On May 28, 2002, Bear Creek, Pa., received over 5 inches of rain in just a few hours. In a house just below Bear Creek Dam, a HP Carlisle & Finch engine sat on a coffee table. Fifteen miles away where I was working the sun was shining, and I was thinking about Bear Creek. But I wasn't thinking about the storm I had no idea what was happening I was thinking about that Carlisle & Finch.
Shortly before the spring of 2002, a friend from work told me about a small engine he thought looked like a hit-and-miss that his cousin was selling. I went to have a look at it, and when I first saw the engine I thought it must have been built as a toy or a salesman's sample. Sitting on a coffee table, the engine was so small it didn't seem possible it was really made to work for a living. I made an offer but I left empty handed, and it wasn't until I was almost home that I realized what I had just seen. I remembered a friend who had one, and who had sold it for a good buck, and I think I must have been so excited when I saw it my brain just froze.
On the day of the storm the dam broke. The house was badly damaged and the water reached the coffee table on the second floor. The owners, after trying to save the house, had to be rescued from the roof. I'm not sure, but that they may have moved the engine to a higher spot in the house as the water rose, because when the water receded the engine was still there, untouched by the ravaging flood. In July 2002, after some competitive bidding, I finally bought the little engine.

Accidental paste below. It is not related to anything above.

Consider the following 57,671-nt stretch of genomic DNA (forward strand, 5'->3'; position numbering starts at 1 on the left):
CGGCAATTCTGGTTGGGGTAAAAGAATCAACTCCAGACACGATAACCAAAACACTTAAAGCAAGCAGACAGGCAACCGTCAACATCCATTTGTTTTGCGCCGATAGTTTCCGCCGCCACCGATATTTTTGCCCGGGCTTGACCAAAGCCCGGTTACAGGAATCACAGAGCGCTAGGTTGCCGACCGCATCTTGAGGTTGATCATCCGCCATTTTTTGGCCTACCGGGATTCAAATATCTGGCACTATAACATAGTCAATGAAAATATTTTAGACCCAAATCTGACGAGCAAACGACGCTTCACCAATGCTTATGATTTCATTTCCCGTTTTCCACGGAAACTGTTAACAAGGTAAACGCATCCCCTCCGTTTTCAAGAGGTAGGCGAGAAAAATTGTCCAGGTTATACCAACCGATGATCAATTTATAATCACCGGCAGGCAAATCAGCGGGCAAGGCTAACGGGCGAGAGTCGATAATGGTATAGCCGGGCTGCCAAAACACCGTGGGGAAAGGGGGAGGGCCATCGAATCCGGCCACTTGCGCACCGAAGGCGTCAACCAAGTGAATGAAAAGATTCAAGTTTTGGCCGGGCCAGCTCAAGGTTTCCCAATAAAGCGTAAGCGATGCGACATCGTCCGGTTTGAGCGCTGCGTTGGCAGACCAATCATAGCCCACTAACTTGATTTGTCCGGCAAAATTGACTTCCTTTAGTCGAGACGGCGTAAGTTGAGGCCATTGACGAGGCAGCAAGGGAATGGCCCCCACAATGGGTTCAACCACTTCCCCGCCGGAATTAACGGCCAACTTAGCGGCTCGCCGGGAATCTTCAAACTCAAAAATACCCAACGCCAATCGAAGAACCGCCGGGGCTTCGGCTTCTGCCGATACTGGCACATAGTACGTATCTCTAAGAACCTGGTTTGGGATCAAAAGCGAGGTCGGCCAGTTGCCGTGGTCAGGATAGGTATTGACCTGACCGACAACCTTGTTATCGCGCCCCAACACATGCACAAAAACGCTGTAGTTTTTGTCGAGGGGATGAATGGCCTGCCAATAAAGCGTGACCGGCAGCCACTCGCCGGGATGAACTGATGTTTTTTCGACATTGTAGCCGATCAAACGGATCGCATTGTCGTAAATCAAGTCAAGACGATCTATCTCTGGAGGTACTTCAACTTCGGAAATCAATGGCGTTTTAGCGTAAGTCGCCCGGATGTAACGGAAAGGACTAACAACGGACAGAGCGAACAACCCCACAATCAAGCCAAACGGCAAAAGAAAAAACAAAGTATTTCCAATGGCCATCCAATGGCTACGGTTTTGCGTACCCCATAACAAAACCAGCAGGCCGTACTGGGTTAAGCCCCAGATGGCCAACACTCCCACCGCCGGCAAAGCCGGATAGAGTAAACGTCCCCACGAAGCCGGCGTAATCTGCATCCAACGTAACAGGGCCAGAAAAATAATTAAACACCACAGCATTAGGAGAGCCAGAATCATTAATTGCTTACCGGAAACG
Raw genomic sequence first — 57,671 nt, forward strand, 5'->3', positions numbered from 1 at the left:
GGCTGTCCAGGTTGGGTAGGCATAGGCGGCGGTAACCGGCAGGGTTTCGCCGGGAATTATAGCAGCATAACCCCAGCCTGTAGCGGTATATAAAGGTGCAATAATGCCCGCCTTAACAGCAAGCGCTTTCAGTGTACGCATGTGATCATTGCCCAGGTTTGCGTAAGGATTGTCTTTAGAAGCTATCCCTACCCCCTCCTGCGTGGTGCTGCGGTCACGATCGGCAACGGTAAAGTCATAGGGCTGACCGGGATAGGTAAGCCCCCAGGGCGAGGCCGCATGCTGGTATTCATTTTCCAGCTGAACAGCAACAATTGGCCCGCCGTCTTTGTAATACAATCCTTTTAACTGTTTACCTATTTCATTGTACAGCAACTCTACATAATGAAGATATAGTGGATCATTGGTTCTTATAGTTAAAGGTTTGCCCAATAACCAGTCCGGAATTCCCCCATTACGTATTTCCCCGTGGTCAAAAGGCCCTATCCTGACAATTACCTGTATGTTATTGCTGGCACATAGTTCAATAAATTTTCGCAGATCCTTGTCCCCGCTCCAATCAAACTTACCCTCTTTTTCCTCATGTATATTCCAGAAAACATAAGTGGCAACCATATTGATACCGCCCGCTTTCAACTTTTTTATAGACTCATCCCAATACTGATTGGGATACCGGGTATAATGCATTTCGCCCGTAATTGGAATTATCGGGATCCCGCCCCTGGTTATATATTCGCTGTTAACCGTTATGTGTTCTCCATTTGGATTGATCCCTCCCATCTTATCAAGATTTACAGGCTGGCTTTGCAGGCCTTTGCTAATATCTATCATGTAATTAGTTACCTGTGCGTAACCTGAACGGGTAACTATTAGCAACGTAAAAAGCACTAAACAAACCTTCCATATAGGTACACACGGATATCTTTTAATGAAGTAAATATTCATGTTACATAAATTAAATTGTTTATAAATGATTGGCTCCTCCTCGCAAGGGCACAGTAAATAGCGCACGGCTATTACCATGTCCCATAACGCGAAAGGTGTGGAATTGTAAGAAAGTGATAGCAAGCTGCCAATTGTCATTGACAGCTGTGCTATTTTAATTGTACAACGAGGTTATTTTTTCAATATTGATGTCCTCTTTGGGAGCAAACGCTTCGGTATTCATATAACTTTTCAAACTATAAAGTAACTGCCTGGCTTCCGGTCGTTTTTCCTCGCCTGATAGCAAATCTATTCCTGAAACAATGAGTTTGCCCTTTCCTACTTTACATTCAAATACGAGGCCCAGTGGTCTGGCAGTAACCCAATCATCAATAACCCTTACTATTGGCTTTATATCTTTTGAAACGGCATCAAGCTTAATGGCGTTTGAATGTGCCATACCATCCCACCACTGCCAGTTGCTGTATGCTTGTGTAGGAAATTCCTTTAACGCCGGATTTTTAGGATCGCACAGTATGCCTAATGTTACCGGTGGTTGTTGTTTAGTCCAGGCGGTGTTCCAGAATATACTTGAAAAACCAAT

Green in color, this little HP engine has dual 8-inch flywheels with 1-inch faces. It's outfitted with a Lunkenheimer carburetor, and it weighs in at 60 pounds. Carlisle & Finch Co., Cincinnati, Ohio, built this little engine, and a 1913 catalog cover I've seen says the company made electrical novelties, dynamos, motors, experimental apparatus and gas engines. From the late 1800s to about 1915, Carlisle & Finch also made model trains, which are highly collectible today.
From what I've learned, these engines were available either as kits or as complete units, and were both igniter and spark plug equipped. I've heard they could be used to run a popcorn or sewing machine. Carlisle & Finch is still in business today, a major manufacturer of spotlights and searchlights for ships. I would like to hear from other owners.
Contact engine enthusiast Stan Matlowski at: 118 Hunlock-Harveyville Road, Hunlock Creek, PA 18621; (570) 256-7422; or e-mail: email@example.com